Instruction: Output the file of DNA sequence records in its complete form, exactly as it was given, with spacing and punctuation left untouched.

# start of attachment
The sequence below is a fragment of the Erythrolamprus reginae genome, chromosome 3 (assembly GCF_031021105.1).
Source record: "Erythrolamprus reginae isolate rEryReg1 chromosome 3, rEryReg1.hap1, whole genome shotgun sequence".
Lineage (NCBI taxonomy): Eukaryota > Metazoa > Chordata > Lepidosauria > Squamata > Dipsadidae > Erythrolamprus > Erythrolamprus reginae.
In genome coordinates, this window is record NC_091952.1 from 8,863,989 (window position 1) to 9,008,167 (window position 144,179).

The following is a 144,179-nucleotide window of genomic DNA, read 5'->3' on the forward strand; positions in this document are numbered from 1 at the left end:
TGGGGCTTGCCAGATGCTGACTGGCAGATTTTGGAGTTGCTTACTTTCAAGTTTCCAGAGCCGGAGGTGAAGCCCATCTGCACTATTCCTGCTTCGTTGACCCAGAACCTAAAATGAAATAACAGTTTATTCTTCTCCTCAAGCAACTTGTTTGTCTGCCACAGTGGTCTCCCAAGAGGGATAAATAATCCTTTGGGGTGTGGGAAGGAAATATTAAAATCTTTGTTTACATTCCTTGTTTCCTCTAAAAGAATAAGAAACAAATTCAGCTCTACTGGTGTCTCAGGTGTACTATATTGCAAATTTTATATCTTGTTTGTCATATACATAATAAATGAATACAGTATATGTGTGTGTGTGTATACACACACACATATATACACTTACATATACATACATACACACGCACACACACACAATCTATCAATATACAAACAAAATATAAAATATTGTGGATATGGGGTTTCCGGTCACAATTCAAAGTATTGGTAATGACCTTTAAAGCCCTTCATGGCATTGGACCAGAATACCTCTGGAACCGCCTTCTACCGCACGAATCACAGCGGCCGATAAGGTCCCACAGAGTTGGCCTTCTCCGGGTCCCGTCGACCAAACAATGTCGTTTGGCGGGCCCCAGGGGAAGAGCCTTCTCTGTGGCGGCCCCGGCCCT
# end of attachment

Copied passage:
The sequence below is a fragment of the Erythrolamprus reginae genome, chromosome 3 (assembly GCF_031021105.1).
Source record: "Erythrolamprus reginae isolate rEryReg1 chromosome 3, rEryReg1.hap1, whole genome shotgun sequence".
Lineage (NCBI taxonomy): Eukaryota > Metazoa > Chordata > Lepidosauria > Squamata > Dipsadidae > Erythrolamprus > Erythrolamprus reginae.
In genome coordinates, this window is record NC_091952.1 from 8,863,989 (window position 1) to 9,008,167 (window position 144,179).

The following is a 144,179-nucleotide window of genomic DNA, read 5'->3' on the forward strand; positions in this document are numbered from 1 at the left end:
TGGGGCTTGCCAGATGCTGACTGGCAGATTTTGGAGTTGCTTACTTTCAAGTTTCCAGAGCCGGAGGTGAAGCCCATCTGCACTATTCCTGCTTCGTTGACCCAGAACCTAAAATGAAATAACAGTTTATTCTTCTCCTCAAGCAACTTGTTTGTCTGCCACAGTGGTCTCCCAAGAGGGATAAATAATCCTTTGGGGTGTGGGAAGGAAATATTAAAATCTTTGTTTACATTCCTTGTTTCCTCTAAAAGAATAAGAAACAAATTCAGCTCTACTGGTGTCTCAGGTGTACTATATTGCAAATTTTATATCTTGTTTGTCATATACATAATAAATGAATACAGTATATGTGTGTGTGTGTATACACACACACATATATACACTTACATATACATACATACACACGCACACACACACAATCTATCAATATACAAACAAAATATAAAATATTGTGGATATGGGGTTTCCGGTCACAATTCAAAGTATTGGTAATGACCTTTAAAGCCCTTCATGGCATTGGACCAGAATACCTCTGGAACCGCCTTCTACCGCACGAATCACAGCGGCCGATAAGGTCCCACAGAGTTGGCCTTCTCCGGGTCCCGTCGACCAAACAATGTCGTTTGGCGGGCCCCAGGGGAAGAGCCTTCTCTGTGGCGGCCCCGGCCCT